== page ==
Lodi's architectural review committee signed off Monday on a proposal to expand the mosque's prayer area by 1,455 square feet, moving the project one step forward.
The mosque currently owns a home on the eastern edge of its property at 210 Poplar Street and is planning on demolishing that to create the mosque addition.
Mosque President Mohammad Shoaib attended the meeting of the city's Site Plan and Architectural Review Committee and said he was willing to make the few changes suggested by committee members. One of the suggestions was that the mosque and its architect try to lower the roof of the new structure to match that of the existing mosque building.
Committee Member Roger Stafford said he'd like to see the mosque's architect lower that roof but only if it could be done "without a big cost."
Other recommendations by the committee included that the mosque add an ornamental minaret to the eastern edge of the building and extend a decorative masonry wall across the front of the building, but not add an enclosure for the mosque's garbage cans as recommended by city staff.
"We can do it," Shoaib said of the suggestions. "It's no problem."
After the meeting, Shoaib said he'd like to have the mosque's building permits arranged by the end of the year and have the project completed within six months of then.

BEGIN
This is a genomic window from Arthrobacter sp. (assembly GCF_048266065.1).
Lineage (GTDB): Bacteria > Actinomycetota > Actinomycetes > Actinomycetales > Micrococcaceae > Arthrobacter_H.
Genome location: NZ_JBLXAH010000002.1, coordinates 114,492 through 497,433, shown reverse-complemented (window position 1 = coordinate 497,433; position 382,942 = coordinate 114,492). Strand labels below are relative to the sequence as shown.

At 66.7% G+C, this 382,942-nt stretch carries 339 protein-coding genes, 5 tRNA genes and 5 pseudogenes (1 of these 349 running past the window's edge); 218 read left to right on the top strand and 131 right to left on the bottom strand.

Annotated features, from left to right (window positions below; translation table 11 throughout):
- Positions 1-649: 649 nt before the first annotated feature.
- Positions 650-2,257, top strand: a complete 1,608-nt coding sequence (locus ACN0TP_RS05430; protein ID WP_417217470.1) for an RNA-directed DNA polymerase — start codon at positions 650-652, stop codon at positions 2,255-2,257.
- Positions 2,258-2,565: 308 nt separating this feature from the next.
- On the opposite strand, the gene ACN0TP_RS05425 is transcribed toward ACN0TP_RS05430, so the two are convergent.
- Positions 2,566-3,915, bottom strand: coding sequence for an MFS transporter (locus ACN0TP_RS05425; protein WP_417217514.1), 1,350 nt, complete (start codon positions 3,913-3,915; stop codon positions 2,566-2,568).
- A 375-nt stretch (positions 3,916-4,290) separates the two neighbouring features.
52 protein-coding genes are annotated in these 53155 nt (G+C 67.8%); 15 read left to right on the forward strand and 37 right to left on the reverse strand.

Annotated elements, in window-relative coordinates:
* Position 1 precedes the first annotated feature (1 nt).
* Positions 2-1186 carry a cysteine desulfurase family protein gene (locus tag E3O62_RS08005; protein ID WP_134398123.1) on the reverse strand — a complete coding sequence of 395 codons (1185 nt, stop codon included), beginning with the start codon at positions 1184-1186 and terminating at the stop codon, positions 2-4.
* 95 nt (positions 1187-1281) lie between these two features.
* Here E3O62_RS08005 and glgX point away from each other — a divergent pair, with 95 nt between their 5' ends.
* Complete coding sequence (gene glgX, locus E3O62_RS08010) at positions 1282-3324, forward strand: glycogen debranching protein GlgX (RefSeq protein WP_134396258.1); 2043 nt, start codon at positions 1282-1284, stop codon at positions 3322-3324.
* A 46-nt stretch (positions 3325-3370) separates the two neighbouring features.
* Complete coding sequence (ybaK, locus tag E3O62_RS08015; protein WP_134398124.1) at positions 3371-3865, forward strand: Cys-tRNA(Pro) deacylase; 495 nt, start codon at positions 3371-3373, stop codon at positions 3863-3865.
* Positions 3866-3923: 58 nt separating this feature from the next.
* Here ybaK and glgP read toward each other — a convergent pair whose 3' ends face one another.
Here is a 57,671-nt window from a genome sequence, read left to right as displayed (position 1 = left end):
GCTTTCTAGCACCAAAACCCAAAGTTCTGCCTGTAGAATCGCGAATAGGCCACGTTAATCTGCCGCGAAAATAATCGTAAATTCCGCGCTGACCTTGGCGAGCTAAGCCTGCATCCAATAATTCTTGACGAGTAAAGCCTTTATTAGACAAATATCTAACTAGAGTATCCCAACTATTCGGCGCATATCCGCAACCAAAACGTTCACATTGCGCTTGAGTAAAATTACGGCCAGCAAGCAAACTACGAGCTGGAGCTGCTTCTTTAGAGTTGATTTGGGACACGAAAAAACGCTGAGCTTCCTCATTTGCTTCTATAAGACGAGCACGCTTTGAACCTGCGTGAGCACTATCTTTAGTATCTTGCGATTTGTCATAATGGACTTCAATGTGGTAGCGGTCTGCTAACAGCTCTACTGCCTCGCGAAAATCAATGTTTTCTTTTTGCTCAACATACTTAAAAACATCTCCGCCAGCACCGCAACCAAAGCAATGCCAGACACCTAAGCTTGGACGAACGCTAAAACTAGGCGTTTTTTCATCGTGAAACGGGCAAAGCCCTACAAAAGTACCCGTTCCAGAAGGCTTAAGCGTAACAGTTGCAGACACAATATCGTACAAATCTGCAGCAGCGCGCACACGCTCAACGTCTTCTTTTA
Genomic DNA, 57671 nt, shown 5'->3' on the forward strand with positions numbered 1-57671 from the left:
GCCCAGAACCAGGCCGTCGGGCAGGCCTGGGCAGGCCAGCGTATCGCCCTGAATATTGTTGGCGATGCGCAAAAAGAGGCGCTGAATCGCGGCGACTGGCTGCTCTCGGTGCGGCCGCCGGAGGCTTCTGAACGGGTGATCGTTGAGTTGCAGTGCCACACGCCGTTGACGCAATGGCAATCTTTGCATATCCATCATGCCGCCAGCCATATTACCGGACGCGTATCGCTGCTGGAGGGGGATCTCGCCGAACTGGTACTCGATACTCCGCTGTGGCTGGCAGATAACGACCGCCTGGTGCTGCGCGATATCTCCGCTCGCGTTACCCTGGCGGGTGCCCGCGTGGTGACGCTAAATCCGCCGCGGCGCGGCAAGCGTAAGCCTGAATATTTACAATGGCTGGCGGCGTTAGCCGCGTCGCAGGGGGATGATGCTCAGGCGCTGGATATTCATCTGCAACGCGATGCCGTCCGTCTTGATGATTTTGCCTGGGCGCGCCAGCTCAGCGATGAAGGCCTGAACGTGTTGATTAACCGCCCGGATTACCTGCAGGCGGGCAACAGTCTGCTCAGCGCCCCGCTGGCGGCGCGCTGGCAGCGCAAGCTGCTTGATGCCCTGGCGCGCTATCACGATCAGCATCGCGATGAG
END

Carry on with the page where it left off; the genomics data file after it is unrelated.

The mosque received the approval from the Lodi Planning Commission for its expansion plans in January of this year. City staff during that review raised concerns that the mosque's expansion could draw additional worshippers and place too much of a demand on the mosque's 30-space parking lot.
In response to those concerns, the mosque agreed to keep the total square footage for assemblies the same, and just expand its kitchen, dining area and office space.
The committee's approval for expansion plans at the mosque comes about one week after the county's planning commission approved plans for the Farooqia Islamic Center on South Lower Sacramento Road.
Plans call for a kindergarten to fourth-grade school for 50 students and a 1,600-square-foot worship tent. Leaders have said they expect to begin construction before the end of the year.
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